RCBJ-Audible (Listen For Free)
Rand Commercial’s Debbie Binstok Says Landlords Should Consider Repurposing Their Space
By Judith Bachman
For years prior to the pandemic, suburban office leasing languished in the doldrums.
By 2019, rents per square foot in the Hudson Valley office sector hit bottom. Prior to the pandemic, office complexes close to transit hubs – – near train lines or major highways – – tended to do well; but those farther flung ones could never command high rents.
Many spaces remained vacant and potential tenants were scarce.
When COVID hit, many landlords and commercial real estate brokers hoped that there would be an uptick in the suburban office sector.
Debbie Binstok, a commercial real estate broker who specializes in office leasing at Rand Commercial, noted that many suburban landlords hoped that those fleeing New York City would take office space locally just as the housing market heated up. The pandemic- fueled theory was that as people relocated to suburban areas, they would seek office space near their new homes.
Unfortunately, that theory did not materialize.
While Binstok did see a few COVID-related office relocations, the transactions were often under short term leases or sublets. And as pandemic fades, Binstok is seeing those businesses leaving the local office market to return to New York City.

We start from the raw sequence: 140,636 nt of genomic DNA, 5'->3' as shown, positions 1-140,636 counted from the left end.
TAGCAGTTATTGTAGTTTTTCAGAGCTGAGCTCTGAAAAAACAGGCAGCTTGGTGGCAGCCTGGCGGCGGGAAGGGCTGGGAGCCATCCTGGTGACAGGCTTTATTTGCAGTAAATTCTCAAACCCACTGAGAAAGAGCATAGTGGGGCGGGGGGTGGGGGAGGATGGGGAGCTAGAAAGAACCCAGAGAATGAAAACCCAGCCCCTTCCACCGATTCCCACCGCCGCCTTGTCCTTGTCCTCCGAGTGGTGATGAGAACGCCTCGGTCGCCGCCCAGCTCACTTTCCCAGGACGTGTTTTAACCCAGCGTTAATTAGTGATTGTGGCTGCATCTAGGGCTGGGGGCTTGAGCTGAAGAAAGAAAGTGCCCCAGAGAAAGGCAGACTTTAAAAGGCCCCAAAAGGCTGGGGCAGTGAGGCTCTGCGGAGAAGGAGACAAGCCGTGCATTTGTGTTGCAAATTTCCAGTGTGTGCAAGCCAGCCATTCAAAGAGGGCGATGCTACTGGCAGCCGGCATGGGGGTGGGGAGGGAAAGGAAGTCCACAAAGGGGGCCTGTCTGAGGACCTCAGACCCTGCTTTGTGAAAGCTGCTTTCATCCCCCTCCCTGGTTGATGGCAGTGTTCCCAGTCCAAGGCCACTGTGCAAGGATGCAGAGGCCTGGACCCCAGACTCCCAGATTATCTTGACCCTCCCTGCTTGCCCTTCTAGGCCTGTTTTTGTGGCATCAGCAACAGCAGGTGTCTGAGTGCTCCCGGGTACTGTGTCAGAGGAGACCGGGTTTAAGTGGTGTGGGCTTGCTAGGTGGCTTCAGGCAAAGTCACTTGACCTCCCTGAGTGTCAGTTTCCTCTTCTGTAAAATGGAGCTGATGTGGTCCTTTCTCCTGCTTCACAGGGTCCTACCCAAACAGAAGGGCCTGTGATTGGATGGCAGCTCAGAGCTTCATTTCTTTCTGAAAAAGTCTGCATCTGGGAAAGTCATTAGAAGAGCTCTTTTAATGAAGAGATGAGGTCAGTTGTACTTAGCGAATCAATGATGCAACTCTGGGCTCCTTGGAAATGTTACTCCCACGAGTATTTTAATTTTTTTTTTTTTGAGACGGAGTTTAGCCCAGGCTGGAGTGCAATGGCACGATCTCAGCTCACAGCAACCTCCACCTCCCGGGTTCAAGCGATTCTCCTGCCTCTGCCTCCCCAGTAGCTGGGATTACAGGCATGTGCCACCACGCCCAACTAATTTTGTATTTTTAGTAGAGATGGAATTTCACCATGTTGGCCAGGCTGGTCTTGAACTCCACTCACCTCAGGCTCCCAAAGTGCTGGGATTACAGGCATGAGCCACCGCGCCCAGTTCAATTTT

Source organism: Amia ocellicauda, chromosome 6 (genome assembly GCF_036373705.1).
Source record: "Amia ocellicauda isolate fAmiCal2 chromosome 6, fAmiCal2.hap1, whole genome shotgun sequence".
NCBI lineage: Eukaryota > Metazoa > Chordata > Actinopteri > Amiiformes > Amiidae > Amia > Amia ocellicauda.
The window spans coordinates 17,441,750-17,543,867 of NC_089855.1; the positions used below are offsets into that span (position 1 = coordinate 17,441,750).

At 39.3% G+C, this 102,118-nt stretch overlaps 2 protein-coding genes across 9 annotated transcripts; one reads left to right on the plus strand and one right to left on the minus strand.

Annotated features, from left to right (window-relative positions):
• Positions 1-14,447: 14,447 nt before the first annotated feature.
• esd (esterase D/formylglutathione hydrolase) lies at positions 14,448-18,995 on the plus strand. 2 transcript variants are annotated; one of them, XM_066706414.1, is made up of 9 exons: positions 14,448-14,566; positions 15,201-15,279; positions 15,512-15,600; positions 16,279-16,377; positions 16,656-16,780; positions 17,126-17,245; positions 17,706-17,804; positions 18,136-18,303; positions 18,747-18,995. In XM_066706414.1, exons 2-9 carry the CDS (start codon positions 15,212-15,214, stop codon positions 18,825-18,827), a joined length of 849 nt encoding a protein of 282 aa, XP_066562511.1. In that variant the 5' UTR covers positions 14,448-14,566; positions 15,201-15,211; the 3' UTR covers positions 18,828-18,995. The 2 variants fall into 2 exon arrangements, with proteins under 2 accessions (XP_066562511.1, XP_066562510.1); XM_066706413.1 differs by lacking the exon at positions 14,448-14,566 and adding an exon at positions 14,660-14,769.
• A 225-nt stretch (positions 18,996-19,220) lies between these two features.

“Many businesses are stuck in long term office leases in New York City,” said Binstok. “They have to go back for economic reasons. And their younger employees want to be back in the city or they never left.”
However, there is a bright spot for the suburban market.
Binstok says landlords and localities should refresh their approach because there may still be an interest in suburban leasing. She believes people will crave the camaraderie that offices offer and that office complexes that put in amenities such as collaborative workspaces, gyms, food offerings, and conference space will outperform competitors in the local market.
She also says local governments need to facilitate repurposing an excess of space. Just as in the retail sector is having to rethink how it functions, , office space too can be converted to hotel or residential use, which could provide a labor force to fill the remaining office space. Those conversions could only be done though if there are zoning changes that permit such uses.
This is not the first time Binstok has hoped for transition in the office market. She has been a commercial real estate broker for nearly 40 years. She noted that in the 1990’s there was talk of repurposing office space. While it did not happen en masse then, she sees a more fertile playing field for change.
Judith Bachman is the founder and principal of The Bachman Law Firm PLLC in New City. email@example.com 845-639-3210, thebachmanlawfirm.com